For years, the concept of the traditional learning organization has been based on the top-down assumption that in order for people to learn, there must be a formal structure of learning events designed and delivered by learning and development professionals who have analyzed the environment, determined a set of relevant learning needs, and delivered solutions that align to those needs.......

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Saturday, August 3, 2013

Let's Review: Five Most Popular Posts in July 2013


Here is a collection of the five most popular posts on the blog in July. Some pretty interesting stuff.

A Better (Scalable) Way to Provide Employee Development
I suggest you look at employee development in a different way. Enable people to create their own development plan. You just give people a development budget at work and let them spend it anyway they like. And just get out of their way. Give people $2000 per year to spend on school, books, classes, seminars, conferences, or anything else related to some growth opportunity. Your high performers will eat it up. Your low performers will not likely even know this opportunity exists. Tell your managers to pay attention to those who put these expenses through for approval. I bet they are the ones who will shine.

Stanford Study Suggests Exercises First, Lecture Second
I found this study fascinating. It shows what "real" flipped classrooms could look like. The study found that when learners were given a chance to engage in a hands-on project before reading, watching a video, or attending a lecture, "student performance improved substantially."

Frozen Gatorade, Numb Fingers, and a Chemist in Disbelief
I find it fascinating that this blog post continues to be mildly popular. It is on a topic not related to my blog, and people continue to click on it. I suspect there is a weird interest in reading about how (and why) someone would go for a 2 hour run in December in Colorado when it is below zero outside. Brrrrrrrrrrrr only begins to describe my experience.

If nothing else, you can find out at what temperature sloshing gatorade freezes inside a water bottle.

Why Sustaining Discipline Is Key to Manager Development
This post was originally published on the Human Capitalist blog. Included here is the lead and a link to full post.

I guess what I do in this post is confront the issue of action. I makes no difference and adds no value if an organization spends thousands and thousands of dollars on manager development programs and managers don't put anything into action. The best training is worthless if someone doesn't put it into action. The worst training, put into action is better than the best training "un-acted-upon" (is that a word?).

CEOs Can Use MOOCs to Align and Engage
This is a thought provoking video interview (and headline) with Udemy's Dennis Yang about how chief learning officers can implement massive open online courses (MOOCs) into enterprise learning programs. My point of view on this is that MOOCs are an excellent (and doable) way for CEOs to increase engagement with employees at all levels of the organization, while teaching and communicating what he/she is finding important about the business.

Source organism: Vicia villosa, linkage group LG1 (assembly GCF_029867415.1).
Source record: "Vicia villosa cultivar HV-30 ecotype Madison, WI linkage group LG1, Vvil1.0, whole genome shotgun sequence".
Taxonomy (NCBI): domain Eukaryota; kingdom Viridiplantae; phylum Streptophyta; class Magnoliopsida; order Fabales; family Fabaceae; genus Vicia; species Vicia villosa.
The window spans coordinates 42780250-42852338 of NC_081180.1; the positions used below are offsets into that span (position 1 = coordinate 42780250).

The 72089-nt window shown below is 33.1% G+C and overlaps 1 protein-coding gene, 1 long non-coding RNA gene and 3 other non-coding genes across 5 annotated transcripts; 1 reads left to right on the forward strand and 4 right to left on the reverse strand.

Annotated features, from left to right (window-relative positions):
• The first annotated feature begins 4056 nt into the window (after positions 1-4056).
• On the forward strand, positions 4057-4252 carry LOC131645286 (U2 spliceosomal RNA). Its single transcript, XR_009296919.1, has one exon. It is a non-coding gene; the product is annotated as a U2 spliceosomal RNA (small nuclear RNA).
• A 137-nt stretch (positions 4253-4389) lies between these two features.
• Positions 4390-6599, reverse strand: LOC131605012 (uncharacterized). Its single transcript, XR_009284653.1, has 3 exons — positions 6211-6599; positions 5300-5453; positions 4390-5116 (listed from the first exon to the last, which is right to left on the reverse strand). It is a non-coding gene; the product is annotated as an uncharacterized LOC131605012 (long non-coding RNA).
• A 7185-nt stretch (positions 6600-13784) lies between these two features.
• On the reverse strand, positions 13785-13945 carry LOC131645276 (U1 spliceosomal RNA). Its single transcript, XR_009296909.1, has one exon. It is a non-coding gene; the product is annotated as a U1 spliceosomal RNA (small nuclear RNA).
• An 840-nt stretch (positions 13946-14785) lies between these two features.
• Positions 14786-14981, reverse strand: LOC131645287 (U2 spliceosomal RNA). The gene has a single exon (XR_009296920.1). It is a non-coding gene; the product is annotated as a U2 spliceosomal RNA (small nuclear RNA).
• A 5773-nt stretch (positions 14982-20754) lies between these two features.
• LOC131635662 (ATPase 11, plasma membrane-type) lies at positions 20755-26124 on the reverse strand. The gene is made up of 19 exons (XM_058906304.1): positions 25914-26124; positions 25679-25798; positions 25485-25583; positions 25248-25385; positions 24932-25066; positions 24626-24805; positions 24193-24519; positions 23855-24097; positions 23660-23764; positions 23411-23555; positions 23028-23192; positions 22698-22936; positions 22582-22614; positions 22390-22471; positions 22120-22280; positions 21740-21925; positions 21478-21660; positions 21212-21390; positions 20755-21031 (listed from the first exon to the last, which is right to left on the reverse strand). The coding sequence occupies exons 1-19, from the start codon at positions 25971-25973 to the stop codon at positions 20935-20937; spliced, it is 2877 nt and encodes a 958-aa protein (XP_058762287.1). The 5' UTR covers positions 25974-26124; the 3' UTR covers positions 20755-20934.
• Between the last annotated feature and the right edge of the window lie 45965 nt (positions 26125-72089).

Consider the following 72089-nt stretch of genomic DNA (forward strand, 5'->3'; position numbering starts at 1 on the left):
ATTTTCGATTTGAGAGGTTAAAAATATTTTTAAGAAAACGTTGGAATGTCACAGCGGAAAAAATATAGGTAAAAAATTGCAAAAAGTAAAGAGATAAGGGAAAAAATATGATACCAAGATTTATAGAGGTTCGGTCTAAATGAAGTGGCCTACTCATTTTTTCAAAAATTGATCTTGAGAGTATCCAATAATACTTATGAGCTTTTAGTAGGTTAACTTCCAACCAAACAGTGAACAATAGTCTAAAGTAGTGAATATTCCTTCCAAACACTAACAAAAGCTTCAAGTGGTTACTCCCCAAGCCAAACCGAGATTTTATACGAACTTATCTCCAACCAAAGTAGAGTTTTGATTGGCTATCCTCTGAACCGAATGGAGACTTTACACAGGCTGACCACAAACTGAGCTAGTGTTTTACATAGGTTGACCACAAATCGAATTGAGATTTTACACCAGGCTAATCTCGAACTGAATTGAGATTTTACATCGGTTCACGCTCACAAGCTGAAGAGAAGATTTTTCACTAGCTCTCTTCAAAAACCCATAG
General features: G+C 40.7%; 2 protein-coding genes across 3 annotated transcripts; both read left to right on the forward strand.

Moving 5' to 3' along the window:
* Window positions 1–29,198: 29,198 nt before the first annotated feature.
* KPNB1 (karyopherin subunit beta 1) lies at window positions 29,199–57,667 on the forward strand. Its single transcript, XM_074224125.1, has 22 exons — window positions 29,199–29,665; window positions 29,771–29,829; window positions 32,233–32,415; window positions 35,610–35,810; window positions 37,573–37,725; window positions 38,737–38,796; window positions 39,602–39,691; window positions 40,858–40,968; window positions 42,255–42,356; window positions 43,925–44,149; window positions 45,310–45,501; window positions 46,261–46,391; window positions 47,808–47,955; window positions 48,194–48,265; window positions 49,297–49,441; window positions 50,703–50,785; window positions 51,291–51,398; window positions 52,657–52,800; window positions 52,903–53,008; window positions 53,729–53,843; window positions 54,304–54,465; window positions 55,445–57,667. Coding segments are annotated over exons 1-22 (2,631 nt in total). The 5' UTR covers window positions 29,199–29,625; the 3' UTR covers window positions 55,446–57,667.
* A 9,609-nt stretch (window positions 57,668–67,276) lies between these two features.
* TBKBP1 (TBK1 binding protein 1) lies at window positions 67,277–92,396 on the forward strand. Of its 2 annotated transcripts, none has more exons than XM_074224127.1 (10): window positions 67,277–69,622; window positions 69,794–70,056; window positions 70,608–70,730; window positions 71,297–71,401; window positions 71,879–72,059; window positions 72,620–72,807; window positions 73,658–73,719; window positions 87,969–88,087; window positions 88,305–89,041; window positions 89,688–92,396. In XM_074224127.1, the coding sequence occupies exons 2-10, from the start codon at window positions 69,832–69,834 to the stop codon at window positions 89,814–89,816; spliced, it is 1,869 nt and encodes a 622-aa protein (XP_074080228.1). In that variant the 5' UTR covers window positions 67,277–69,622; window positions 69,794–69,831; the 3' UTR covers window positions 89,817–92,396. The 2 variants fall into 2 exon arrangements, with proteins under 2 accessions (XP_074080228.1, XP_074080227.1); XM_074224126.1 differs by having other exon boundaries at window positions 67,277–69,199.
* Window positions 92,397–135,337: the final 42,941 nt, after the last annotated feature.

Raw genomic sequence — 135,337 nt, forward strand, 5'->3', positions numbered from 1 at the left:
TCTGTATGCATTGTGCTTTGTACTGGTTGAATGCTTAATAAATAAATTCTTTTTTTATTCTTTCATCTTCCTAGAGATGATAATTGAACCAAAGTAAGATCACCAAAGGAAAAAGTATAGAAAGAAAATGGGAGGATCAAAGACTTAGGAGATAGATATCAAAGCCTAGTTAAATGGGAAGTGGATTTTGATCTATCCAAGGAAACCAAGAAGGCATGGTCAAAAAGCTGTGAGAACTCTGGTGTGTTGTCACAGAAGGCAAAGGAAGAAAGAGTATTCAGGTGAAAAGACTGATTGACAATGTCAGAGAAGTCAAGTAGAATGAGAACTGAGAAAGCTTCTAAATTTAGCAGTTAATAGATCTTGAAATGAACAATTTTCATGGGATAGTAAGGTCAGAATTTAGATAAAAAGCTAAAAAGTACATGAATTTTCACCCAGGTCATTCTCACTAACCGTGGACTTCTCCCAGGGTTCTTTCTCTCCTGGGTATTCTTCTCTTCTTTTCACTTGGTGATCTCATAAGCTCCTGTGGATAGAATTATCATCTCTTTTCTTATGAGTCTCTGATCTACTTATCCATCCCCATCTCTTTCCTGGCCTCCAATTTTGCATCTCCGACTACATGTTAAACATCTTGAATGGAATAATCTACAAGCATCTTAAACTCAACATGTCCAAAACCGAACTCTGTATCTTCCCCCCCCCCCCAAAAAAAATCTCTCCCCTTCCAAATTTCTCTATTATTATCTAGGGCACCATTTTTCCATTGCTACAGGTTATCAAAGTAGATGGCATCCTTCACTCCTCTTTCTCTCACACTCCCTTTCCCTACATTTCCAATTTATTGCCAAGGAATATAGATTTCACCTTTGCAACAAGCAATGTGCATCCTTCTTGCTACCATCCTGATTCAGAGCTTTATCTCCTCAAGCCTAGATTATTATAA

Friday, August 2, 2013

New Research: How Reversing Course Structure Improves Learning


This post was originally published on the ServiceRocket blog. Included here is the lead and a link to full post.

As most of us have experienced, traditional learning begins with attending a class and watching a lecture, followed by an assignment of some kind related to the topic covered. With modern learning technologies, the lecture could be a webinar, a pre-recorded video, or even an eLearning course. But the principle and order remain: 1) learn concept; 2) apply concept. Even in a flipped classroom model, the process is lecture first, activity second.

The assumption of a traditional learning model is that people need to learn the material from an expert before they can apply. “Practice what you’ve learned.” Understandable. But if it is true that we learn from experience, why don’t we start with the activity?

Thursday, August 1, 2013

Overcoming Three Roadblocks to High Performance with Enterprise Social Networks


This post was originally published on the Zyncro blog. Included here is the lead and a link to full post.

My research is leading me to some interesting perspectives on how enterprise social networks (ESN) can improve performance in organizations. Etienne Wenger’s work on Communities of Practice suggest several business problems that can be overcome through the effective use of ESNs. These problems are roadblocks to high performance, and developing communities of practice on ESNs can remove some of these roadblocks.